I love carbonara.
My love affair with it began on New Year's Eve, 2003, in New York City. I had gone with a group of college friends to NYC to celebrate the New Year--something everyone should do once, and at about $70 a person, how could I pass it up?
Seven people were sharing one NYC hotel room designed for maybe four. The bathroom was the size of a small coat closet. Richelle and I shared one bed, with the rest of the gang (all boys, except Richelle's sister Laura) taking the floor and the other bed. (Getting guys to share a bed is like brokering Middle East peace.)
We only had one full day in New York, and we were all spending it differently. Richelle and I had taken a "shop 'til we drop" approach, with cab rides and a trip to Bergdorf's, Tiffany's, Saks, and the couture shops along Madion Avenue. We also visited the Metropolitan Museum of Art's gift shop, St. Pat's, and the American Girl Store.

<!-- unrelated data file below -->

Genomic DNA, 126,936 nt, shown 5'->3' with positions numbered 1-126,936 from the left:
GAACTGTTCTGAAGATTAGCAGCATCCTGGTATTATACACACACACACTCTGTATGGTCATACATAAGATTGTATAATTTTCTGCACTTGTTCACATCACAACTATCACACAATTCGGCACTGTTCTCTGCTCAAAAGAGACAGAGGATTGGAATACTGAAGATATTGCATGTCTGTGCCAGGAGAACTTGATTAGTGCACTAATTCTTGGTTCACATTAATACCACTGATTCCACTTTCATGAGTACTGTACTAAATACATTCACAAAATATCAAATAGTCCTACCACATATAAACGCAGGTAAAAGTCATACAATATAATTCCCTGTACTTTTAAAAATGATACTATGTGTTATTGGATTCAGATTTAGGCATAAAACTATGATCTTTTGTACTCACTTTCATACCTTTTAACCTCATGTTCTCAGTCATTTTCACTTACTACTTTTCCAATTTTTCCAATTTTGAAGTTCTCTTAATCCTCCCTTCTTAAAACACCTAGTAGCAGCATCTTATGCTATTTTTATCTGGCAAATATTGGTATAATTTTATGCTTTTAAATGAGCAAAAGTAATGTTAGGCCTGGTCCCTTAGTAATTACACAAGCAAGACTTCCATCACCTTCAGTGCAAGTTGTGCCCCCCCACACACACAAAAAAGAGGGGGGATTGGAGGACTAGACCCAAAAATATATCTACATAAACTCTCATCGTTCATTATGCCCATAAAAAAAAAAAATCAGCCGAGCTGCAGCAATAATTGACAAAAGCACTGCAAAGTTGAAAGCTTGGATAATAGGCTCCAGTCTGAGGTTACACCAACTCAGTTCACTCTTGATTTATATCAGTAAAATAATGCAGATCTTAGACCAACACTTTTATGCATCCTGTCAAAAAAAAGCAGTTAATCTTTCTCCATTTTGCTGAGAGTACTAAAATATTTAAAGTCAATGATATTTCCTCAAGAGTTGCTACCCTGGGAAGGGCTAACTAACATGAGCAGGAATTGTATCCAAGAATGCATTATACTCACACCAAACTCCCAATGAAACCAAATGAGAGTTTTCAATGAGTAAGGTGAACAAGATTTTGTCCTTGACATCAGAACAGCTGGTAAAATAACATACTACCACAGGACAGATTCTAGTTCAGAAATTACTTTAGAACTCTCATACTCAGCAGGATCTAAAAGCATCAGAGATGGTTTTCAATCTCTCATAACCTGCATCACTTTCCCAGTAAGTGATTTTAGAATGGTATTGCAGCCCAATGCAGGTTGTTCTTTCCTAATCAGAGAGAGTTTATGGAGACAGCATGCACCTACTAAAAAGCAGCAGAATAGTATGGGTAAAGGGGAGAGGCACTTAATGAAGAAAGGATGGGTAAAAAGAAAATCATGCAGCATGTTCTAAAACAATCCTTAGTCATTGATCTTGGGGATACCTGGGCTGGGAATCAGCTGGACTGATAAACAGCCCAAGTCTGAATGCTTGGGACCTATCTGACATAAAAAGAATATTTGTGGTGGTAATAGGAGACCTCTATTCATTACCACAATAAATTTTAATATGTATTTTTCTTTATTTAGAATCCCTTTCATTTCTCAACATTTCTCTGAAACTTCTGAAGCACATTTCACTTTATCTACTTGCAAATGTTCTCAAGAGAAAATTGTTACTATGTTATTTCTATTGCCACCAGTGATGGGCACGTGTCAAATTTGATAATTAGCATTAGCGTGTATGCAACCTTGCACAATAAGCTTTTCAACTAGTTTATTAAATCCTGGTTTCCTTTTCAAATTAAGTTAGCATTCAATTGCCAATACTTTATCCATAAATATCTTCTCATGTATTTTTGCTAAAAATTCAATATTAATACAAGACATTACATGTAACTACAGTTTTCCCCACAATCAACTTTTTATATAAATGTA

For lunch that day, we went back to the hotel to drop off some of our packages and regroup. Our hotel had a neat little restaurant on the first floor--dark carpet, ivory curtains that overlooked the street (we were right across from Madison Square Garden). Richelle ordered a mushroom plate, adorned with heavy, luxurious portobello slices. I ordered carbonara.
It was sublime. Just perfect for a cold NYC day. The delicate balance of cream, egg, and pancetta played brilliantly against the silky pasta. I had tried carbonara at home, but this was the way it should be done.
I was hooked. Ever since then, I have made it one of my goals to cook as many carbonara recipes as possible, in an attempt to find my favorite.
Tonight's comes from my copy of Nigella's How To Eat.
REVIEW: Tonight's was equally sublime. Very fast, once you get the pasta in the water (waiting for the water to boil takes the longest). No cream, either, in her recipe, which may make it slightly more healthy (although you do use one egg yolk and one whole egg). The idea of her recipe is that you should have all these things on hand.